• For normal accounts, type = IMAP is appropriate. For Gmail, use: type = Gmail as this contains a bit of auto-configuration that will be handy for you.
  • You have some options for how to handle your password. I’m not going to get into that here, but read the config file documentation.
  • The folderfilter setting above excludes certain folders from being synced.

To find the cert_fingerprint setting for your server, run this command:

openssl s_client -connect imap.example.com:993 < /dev/null 2>/dev/null | openssl x509 -fingerprint -noout -in /dev/stdin

Of course, replace imap.example.com with your remotehost name. You’ll probably get the fingerprint with colons: XX:XX:.... Remove the colons for the purpose of this config file.

More accounts?

Add a new [Account ...] section and configure two repositories for each account as above.

Testing

Run offlineimap > offlineimaplog.txt to do an initial sync and see if it all works. Hopefully you should get a meaningful error if something goes wrong. You’ll see it in the offlineimaplog.txt file that’s created in the above command.

Running with cron

Right on, it’s all working great. Add this to your crontab:

47 5-21 * * * offlineimap && notmuch new

I haven’t gotten to notmuch in this tutorial yet, but the && notmuch new part just refreshes the tag and index database after offlineimap is done.

This will run offlineimap on the 47th minute of the hour, from 5:47 AM till 9:47 PM, each day.

A note about syncing

I’ve mentioned that since I have multiple computers that I spend a lot of time on (home and work) I want to have my email in the same state from machine to machine. When I get into how to use notmuch, you’ll see that I’m making changes to my email messages that are not going to be synced back to the IMAP server, so I need to use my home server (or an online VPS) to act as the central server.

To accomplish this, I use Syncthing to sync my mail folder (and thus, the notmuch database) to both my workstations. The only drawback is that syncing, though fast, is not immediate – so if I know there has been a change in the last 30 seconds or so (like, the cron above has just run), I’ll wait a minute or so to refresh my mailbox.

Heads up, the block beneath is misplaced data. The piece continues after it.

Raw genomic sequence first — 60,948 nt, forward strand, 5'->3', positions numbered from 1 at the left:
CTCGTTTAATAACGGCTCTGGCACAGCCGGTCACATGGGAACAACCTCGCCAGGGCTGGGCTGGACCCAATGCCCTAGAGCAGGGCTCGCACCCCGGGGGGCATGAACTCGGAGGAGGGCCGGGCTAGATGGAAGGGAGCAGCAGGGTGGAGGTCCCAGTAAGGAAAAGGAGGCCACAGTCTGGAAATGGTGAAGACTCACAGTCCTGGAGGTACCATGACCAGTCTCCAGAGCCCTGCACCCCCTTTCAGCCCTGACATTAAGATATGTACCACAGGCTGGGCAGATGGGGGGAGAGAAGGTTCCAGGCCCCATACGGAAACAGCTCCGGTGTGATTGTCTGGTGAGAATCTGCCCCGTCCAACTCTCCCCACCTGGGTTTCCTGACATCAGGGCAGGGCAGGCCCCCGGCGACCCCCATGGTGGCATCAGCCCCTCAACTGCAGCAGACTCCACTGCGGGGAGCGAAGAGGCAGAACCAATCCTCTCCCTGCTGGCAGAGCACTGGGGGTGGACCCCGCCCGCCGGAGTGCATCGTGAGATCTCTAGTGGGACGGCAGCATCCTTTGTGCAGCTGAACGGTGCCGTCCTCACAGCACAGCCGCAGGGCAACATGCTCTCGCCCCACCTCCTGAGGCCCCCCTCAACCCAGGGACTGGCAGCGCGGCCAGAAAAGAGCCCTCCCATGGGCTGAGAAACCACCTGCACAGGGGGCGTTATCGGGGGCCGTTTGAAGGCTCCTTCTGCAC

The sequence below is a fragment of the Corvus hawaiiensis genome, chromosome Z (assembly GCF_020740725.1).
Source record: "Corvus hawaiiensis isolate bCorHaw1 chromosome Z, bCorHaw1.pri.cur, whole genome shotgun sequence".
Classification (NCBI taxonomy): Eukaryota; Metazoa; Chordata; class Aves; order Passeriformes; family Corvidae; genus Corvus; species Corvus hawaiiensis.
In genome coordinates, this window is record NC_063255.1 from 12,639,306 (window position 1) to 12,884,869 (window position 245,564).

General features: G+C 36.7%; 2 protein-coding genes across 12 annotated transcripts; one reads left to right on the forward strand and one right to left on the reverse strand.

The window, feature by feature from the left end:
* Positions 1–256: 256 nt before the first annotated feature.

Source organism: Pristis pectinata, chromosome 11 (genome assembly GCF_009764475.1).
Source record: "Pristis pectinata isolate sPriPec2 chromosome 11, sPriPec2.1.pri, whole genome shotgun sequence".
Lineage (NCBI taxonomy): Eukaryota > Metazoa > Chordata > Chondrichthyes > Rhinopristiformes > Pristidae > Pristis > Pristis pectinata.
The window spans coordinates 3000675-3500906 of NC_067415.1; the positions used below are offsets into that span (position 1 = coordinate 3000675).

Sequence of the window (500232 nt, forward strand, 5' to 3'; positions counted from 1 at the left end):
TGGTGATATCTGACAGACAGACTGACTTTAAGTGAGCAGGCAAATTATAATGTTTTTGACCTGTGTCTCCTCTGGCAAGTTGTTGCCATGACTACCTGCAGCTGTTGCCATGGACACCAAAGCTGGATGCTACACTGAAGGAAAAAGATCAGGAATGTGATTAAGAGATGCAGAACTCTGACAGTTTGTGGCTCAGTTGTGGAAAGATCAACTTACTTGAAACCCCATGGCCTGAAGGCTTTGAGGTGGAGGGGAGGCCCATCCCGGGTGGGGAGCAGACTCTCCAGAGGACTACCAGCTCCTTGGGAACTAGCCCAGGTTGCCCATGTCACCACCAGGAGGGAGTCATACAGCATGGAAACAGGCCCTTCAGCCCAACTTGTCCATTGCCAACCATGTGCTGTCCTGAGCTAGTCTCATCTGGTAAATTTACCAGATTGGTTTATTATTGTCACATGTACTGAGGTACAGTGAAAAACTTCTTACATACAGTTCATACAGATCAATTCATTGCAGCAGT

Up Next: configuring notmuch to work with OfflineIMAP

Categories
Productivity

Taking back email – Part 1: My basic setup

Recently, I decided to revamp my email setup. I don’t have too much going on with email, but it’s such an important method of communication that I needed to get it under control. I’m going to put together a several-post guide explaining my reasoning, technical details, and my new email process.

All posts in this series (they will be linked here as the posts go up):

I’ll be sharing config and usage tips along the way. I haven’t seen an in-depth tutorial to getting all these tools working together, so that’s one of my goals with this series.

Introduction

I have three email accounts that I use regularly. Each account duplicates some things – I have three inboxes, three archive folders, etc. Email clients take different approaches to showing mail from multiple accounts. Some, like Thunderbird, include an option to view “Unified folders” – i.e., all of your inboxes go together into one, etc. Others, like Evolution, prefer to keep things separate.